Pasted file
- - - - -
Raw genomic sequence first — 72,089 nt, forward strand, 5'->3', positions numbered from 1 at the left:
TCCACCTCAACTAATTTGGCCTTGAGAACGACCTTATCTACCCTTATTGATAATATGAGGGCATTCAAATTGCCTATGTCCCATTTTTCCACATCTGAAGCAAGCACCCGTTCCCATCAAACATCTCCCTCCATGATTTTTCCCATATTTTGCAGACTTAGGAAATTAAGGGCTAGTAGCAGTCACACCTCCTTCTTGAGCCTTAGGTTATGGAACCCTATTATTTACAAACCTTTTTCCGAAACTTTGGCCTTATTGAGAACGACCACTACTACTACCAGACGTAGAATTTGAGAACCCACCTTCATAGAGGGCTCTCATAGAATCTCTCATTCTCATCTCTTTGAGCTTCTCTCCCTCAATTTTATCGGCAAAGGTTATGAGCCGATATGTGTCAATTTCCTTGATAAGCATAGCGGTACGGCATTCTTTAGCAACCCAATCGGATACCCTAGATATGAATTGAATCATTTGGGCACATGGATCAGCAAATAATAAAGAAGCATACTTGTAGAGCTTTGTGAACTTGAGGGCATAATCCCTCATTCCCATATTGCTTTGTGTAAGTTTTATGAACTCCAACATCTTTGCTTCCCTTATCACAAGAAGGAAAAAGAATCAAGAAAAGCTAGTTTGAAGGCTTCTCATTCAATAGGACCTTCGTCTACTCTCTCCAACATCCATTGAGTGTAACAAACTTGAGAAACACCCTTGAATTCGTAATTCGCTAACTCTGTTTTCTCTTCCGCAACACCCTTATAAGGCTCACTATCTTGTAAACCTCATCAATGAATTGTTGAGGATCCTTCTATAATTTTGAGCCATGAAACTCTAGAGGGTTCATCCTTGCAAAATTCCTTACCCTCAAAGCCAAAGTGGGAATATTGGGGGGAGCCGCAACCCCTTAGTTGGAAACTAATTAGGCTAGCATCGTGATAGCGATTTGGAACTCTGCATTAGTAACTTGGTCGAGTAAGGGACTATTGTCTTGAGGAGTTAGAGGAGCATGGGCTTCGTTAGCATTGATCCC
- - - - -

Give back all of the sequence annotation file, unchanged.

Raw genomic sequence first — 72,089 nt, forward strand, 5'->3', positions numbered from 1 at the left:
TCCACCTCAACTAATTTGGCCTTGAGAACGACCTTATCTACCCTTATTGATAATATGAGGGCATTCAAATTGCCTATGTCCCATTTTTCCACATCTGAAGCAAGCACCCGTTCCCATCAAACATCTCCCTCCATGATTTTTCCCATATTTTGCAGACTTAGGAAATTAAGGGCTAGTAGCAGTCACACCTCCTTCTTGAGCCTTAGGTTATGGAACCCTATTATTTACAAACCTTTTTCCGAAACTTTGGCCTTATTGAGAACGACCACTACTACTACCAGACGTAGAATTTGAGAACCCACCTTCATAGAGGGCTCTCATAGAATCTCTCATTCTCATCTCTTTGAGCTTCTCTCCCTCAATTTTATCGGCAAAGGTTATGAGCCGATATGTGTCAATTTCCTTGATAAGCATAGCGGTACGGCATTCTTTAGCAACCCAATCGGATACCCTAGATATGAATTGAATCATTTGGGCACATGGATCAGCAAATAATAAAGAAGCATACTTGTAGAGCTTTGTGAACTTGAGGGCATAATCCCTCATTCCCATATTGCTTTGTGTAAGTTTTATGAACTCCAACATCTTTGCTTCCCTTATCACAAGAAGGAAAAAGAATCAAGAAAAGCTAGTTTGAAGGCTTCTCATTCAATAGGACCTTCGTCTACTCTCTCCAACATCCATTGAGTGTAACAAACTTGAGAAACACCCTTGAATTCGTAATTCGCTAACTCTGTTTTCTCTTCCGCAACACCCTTATAAGGCTCACTATCTTGTAAACCTCATCAATGAATTGTTGAGGATCCTTCTATAATTTTGAGCCATGAAACTCTAGAGGGTTCATCCTTGCAAAATTCCTTACCCTCAAAGCCAAAGTGGGAATATTGGGGGGAGCCGCAACCCCTTAGTTGGAAACTAATTAGGCTAGCATCGTGATAGCGATTTGGAACTCTGCATTAGTAACTTGGTCGAGTAAGGGACTATTGTCTTGAGGAGTTAGAGGAGCATGGGCTTCGTTAGCATTGATCCC